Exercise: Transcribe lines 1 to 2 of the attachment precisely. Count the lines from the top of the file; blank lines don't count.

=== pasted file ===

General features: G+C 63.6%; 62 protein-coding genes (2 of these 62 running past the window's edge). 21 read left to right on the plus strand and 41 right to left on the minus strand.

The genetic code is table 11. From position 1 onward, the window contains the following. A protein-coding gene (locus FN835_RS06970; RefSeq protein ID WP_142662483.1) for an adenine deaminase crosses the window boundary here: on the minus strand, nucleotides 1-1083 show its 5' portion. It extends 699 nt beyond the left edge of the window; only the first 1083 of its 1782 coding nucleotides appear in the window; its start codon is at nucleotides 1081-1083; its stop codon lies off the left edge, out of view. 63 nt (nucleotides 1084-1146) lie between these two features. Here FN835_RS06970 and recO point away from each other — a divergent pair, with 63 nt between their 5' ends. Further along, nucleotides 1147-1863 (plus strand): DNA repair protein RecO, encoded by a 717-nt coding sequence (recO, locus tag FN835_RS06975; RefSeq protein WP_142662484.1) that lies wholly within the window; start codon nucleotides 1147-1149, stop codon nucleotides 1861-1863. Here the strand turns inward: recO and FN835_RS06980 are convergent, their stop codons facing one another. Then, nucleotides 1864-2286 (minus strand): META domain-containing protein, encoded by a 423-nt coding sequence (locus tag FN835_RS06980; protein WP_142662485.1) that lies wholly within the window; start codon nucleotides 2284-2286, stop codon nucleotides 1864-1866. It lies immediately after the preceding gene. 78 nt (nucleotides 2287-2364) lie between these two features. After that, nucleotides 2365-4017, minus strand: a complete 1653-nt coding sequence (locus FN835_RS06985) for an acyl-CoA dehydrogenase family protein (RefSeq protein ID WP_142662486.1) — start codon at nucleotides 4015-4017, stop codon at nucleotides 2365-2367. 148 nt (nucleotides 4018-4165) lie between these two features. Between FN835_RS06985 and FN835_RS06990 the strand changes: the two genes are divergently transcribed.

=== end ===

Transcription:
General features: G+C 63.6%; 62 protein-coding genes (2 of these 62 running past the window's edge). 21 read left to right on the plus strand and 41 right to left on the minus strand.

The genetic code is table 11. From position 1 onward, the window contains the following. A protein-coding gene (locus FN835_RS06970; RefSeq protein ID WP_142662483.1) for an adenine deaminase crosses the window boundary here: on the minus strand, nucleotides 1-1083 show its 5' portion. It extends 699 nt beyond the left edge of the window; only the first 1083 of its 1782 coding nucleotides appear in the window; its start codon is at nucleotides 1081-1083; its stop codon lies off the left edge, out of view. 63 nt (nucleotides 1084-1146) lie between these two features. Here FN835_RS06970 and recO point away from each other — a divergent pair, with 63 nt between their 5' ends. Further along, nucleotides 1147-1863 (plus strand): DNA repair protein RecO, encoded by a 717-nt coding sequence (recO, locus tag FN835_RS06975; RefSeq protein WP_142662484.1) that lies wholly within the window; start codon nucleotides 1147-1149, stop codon nucleotides 1861-1863. Here the strand turns inward: recO and FN835_RS06980 are convergent, their stop codons facing one another. Then, nucleotides 1864-2286 (minus strand): META domain-containing protein, encoded by a 423-nt coding sequence (locus tag FN835_RS06980; protein WP_142662485.1) that lies wholly within the window; start codon nucleotides 2284-2286, stop codon nucleotides 1864-1866. It lies immediately after the preceding gene. 78 nt (nucleotides 2287-2364) lie between these two features. After that, nucleotides 2365-4017, minus strand: a complete 1653-nt coding sequence (locus FN835_RS06985) for an acyl-CoA dehydrogenase family protein (RefSeq protein ID WP_142662486.1) — start codon at nucleotides 4015-4017, stop codon at nucleotides 2365-2367. 148 nt (nucleotides 4018-4165) lie between these two features. Between FN835_RS06985 and FN835_RS06990 the strand changes: the two genes are divergently transcribed.